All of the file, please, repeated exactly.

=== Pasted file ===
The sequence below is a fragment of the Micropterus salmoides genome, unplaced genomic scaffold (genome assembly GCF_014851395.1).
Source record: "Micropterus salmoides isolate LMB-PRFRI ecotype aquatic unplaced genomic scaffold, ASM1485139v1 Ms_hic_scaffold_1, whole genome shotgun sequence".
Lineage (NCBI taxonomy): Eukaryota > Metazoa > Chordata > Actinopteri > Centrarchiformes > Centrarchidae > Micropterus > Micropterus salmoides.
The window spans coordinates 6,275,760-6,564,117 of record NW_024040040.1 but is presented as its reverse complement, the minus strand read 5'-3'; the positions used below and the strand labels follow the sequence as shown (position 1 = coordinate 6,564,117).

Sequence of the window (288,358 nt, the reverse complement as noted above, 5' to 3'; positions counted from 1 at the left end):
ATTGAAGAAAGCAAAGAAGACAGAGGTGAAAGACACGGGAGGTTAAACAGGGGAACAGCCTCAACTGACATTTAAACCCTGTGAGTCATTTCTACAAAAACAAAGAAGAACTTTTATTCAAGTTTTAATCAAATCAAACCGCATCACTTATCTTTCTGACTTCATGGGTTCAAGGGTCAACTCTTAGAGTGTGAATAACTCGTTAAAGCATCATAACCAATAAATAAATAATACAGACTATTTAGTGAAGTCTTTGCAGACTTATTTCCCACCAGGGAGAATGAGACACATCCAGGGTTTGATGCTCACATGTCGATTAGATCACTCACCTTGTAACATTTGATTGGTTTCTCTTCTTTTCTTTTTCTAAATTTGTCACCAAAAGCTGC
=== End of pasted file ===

The sequence below is a fragment of the Micropterus salmoides genome, unplaced genomic scaffold (genome assembly GCF_014851395.1).
Source record: "Micropterus salmoides isolate LMB-PRFRI ecotype aquatic unplaced genomic scaffold, ASM1485139v1 Ms_hic_scaffold_1, whole genome shotgun sequence".
Lineage (NCBI taxonomy): Eukaryota > Metazoa > Chordata > Actinopteri > Centrarchiformes > Centrarchidae > Micropterus > Micropterus salmoides.
The window spans coordinates 6,275,760-6,564,117 of record NW_024040040.1 but is presented as its reverse complement, the minus strand read 5'-3'; the positions used below and the strand labels follow the sequence as shown (position 1 = coordinate 6,564,117).

Sequence of the window (288,358 nt, the reverse complement as noted above, 5' to 3'; positions counted from 1 at the left end):
ATTGAAGAAAGCAAAGAAGACAGAGGTGAAAGACACGGGAGGTTAAACAGGGGAACAGCCTCAACTGACATTTAAACCCTGTGAGTCATTTCTACAAAAACAAAGAAGAACTTTTATTCAAGTTTTAATCAAATCAAACCGCATCACTTATCTTTCTGACTTCATGGGTTCAAGGGTCAACTCTTAGAGTGTGAATAACTCGTTAAAGCATCATAACCAATAAATAAATAATACAGACTATTTAGTGAAGTCTTTGCAGACTTATTTCCCACCAGGGAGAATGAGACACATCCAGGGTTTGATGCTCACATGTCGATTAGATCACTCACCTTGTAACATTTGATTGGTTTCTCTTCTTTTCTTTTTCTAAATTTGTCACCAAAAGCTGC